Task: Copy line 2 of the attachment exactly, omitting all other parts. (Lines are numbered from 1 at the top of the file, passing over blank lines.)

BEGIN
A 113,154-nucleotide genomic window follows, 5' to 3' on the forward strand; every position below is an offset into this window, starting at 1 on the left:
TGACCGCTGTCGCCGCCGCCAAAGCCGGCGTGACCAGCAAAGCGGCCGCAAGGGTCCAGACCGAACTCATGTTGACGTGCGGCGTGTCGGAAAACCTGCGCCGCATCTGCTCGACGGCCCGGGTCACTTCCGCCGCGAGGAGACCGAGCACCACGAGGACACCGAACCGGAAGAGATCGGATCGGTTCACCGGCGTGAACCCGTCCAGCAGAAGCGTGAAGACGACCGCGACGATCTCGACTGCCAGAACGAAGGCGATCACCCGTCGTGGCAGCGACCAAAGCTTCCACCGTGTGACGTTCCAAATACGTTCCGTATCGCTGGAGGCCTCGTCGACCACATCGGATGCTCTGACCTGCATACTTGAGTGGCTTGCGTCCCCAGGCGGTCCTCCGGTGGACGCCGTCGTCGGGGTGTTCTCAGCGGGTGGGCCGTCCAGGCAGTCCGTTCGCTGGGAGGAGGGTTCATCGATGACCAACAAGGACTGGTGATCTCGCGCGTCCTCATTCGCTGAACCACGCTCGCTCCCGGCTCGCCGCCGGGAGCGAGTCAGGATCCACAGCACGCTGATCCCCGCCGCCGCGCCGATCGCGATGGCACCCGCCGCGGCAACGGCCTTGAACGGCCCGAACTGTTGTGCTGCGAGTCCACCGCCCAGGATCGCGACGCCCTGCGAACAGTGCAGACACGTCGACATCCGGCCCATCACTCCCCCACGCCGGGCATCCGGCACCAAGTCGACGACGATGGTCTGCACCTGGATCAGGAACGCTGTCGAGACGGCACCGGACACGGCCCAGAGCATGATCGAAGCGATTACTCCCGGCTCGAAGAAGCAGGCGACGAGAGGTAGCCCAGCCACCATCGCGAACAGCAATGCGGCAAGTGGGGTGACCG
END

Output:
TGACCGCTGTCGCCGCCGCCAAAGCCGGCGTGACCAGCAAAGCGGCCGCAAGGGTCCAGACCGAACTCATGTTGACGTGCGGCGTGTCGGAAAACCTGCGCCGCATCTGCTCGACGGCCCGGGTCACTTCCGCCGCGAGGAGACCGAGCACCACGAGGACACCGAACCGGAAGAGATCGGATCGGTTCACCGGCGTGAACCCGTCCAGCAGAAGCGTGAAGACGACCGCGACGATCTCGACTGCCAGAACGAAGGCGATCACCCGTCGTGGCAGCGACCAAAGCTTCCACCGTGTGACGTTCCAAATACGTTCCGTATCGCTGGAGGCCTCGTCGACCACATCGGATGCTCTGACCTGCATACTTGAGTGGCTTGCGTCCCCAGGCGGTCCTCCGGTGGACGCCGTCGTCGGGGTGTTCTCAGCGGGTGGGCCGTCCAGGCAGTCCGTTCGCTGGGAGGAGGGTTCATCGATGACCAACAAGGACTGGTGATCTCGCGCGTCCTCATTCGCTGAACCACGCTCGCTCCCGGCTCGCCGCCGGGAGCGAGTCAGGATCCACAGCACGCTGATCCCCGCCGCCGCGCCGATCGCGATGGCACCCGCCGCGGCAACGGCCTTGAACGGCCCGAACTGTTGTGCTGCGAGTCCACCGCCCAGGATCGCGACGCCCTGCGAACAGTGCAGACACGTCGACATCCGGCCCATCACTCCCCCACGCCGGGCATCCGGCACCAAGTCGACGACGATGGTCTGCACCTGGATCAGGAACGCTGTCGAGACGGCACCGGACACGGCCCAGAGCATGATCGAAGCGATTACTCCCGGCTCGAAGAAGCAGGCGACGAGAGGTAGCCCAGCCACCATCGCGAACAGCAATGCGGCAAGTGGGGTGACCG